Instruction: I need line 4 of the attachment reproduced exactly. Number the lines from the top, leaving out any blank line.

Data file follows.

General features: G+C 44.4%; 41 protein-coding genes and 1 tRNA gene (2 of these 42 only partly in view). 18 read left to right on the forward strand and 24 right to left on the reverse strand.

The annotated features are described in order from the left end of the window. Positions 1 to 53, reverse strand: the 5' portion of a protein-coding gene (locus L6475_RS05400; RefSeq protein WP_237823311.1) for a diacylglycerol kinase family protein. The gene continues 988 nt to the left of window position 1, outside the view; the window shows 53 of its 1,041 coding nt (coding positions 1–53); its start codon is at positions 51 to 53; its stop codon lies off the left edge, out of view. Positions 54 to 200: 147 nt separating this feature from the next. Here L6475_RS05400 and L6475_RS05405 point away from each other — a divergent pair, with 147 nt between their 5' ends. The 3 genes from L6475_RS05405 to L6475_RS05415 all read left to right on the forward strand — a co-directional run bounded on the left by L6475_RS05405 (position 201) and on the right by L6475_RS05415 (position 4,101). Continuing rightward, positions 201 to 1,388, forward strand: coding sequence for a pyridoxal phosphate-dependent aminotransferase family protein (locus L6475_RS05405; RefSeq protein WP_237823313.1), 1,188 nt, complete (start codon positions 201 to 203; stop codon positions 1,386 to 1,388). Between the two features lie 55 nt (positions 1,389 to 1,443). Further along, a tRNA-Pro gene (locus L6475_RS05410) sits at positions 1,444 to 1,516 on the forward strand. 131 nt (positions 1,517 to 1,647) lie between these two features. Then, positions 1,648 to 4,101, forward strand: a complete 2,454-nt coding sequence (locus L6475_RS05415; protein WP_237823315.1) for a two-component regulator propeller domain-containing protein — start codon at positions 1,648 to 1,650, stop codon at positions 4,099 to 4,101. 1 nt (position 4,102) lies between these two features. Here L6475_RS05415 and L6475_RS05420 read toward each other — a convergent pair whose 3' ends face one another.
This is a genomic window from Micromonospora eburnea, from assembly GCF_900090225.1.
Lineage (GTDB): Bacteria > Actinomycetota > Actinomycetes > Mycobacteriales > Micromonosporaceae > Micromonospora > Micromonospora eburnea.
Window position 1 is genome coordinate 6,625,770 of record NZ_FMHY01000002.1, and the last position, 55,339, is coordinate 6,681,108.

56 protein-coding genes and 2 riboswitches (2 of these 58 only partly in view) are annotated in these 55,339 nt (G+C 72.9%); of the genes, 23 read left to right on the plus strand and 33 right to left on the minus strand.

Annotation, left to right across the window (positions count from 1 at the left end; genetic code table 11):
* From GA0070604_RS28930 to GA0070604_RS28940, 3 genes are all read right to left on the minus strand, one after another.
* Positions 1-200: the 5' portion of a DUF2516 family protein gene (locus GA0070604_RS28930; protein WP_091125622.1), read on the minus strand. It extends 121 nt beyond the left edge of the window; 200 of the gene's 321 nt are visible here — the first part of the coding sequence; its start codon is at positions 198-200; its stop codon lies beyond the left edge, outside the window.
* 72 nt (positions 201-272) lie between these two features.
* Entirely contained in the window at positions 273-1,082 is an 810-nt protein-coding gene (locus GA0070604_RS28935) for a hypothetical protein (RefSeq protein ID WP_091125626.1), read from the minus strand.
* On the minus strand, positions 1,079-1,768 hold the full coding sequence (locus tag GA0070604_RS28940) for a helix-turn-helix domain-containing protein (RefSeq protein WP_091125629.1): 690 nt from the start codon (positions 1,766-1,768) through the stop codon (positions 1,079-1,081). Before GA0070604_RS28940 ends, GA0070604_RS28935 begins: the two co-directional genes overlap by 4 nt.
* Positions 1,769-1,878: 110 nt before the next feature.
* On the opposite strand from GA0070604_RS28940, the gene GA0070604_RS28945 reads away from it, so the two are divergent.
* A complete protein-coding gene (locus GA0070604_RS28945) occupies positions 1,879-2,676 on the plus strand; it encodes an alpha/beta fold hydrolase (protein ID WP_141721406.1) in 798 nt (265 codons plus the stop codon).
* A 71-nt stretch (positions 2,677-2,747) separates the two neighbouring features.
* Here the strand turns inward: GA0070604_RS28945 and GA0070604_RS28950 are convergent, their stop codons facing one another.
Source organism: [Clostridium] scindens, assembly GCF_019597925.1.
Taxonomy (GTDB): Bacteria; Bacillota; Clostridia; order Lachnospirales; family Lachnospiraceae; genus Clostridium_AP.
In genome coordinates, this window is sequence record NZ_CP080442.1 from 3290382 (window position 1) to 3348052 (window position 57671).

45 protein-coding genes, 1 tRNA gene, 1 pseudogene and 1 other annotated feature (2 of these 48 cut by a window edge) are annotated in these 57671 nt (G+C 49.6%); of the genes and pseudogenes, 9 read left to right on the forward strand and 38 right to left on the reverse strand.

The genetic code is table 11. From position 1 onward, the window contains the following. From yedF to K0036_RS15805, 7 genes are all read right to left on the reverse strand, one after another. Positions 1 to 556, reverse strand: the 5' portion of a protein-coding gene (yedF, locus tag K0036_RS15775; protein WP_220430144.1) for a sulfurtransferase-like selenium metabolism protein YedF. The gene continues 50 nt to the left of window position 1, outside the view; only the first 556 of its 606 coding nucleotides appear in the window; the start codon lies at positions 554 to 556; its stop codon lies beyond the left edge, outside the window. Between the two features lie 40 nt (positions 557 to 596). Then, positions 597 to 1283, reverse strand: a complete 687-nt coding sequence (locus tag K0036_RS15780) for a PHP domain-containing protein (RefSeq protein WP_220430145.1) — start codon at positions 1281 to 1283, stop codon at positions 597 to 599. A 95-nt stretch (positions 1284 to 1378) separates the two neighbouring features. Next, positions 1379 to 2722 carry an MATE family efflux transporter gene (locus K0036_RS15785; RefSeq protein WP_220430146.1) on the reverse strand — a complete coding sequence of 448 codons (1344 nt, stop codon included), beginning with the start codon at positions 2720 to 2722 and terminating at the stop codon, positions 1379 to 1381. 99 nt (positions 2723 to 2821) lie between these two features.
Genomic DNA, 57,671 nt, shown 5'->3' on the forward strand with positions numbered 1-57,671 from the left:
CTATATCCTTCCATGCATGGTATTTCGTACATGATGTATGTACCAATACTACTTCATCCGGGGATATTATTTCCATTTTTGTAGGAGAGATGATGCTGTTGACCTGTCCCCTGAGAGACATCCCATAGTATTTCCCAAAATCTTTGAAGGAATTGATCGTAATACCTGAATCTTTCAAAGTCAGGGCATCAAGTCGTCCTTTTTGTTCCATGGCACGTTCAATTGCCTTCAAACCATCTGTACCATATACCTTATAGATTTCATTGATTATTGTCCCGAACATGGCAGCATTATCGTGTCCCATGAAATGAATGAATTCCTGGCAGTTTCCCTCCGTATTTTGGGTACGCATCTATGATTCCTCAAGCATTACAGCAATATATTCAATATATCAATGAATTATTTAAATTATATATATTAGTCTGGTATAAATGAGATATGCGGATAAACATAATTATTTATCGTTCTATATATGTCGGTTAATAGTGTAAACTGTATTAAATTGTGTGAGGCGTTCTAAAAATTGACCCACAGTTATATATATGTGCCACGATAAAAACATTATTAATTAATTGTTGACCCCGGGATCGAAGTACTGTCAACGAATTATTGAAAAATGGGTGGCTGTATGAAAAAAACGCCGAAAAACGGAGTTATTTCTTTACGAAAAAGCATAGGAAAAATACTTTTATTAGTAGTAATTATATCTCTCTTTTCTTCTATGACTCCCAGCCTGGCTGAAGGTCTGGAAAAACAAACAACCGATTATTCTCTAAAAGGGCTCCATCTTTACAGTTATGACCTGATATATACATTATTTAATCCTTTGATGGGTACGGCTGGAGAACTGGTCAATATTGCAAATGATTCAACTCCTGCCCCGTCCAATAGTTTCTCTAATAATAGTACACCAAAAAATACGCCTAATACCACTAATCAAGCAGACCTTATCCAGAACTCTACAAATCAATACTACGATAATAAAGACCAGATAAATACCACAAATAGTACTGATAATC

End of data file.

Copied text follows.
Lineage (GTDB): Bacteria > Actinomycetota > Actinomycetes > Mycobacteriales > Micromonosporaceae > Micromonospora > Micromonospora eburnea.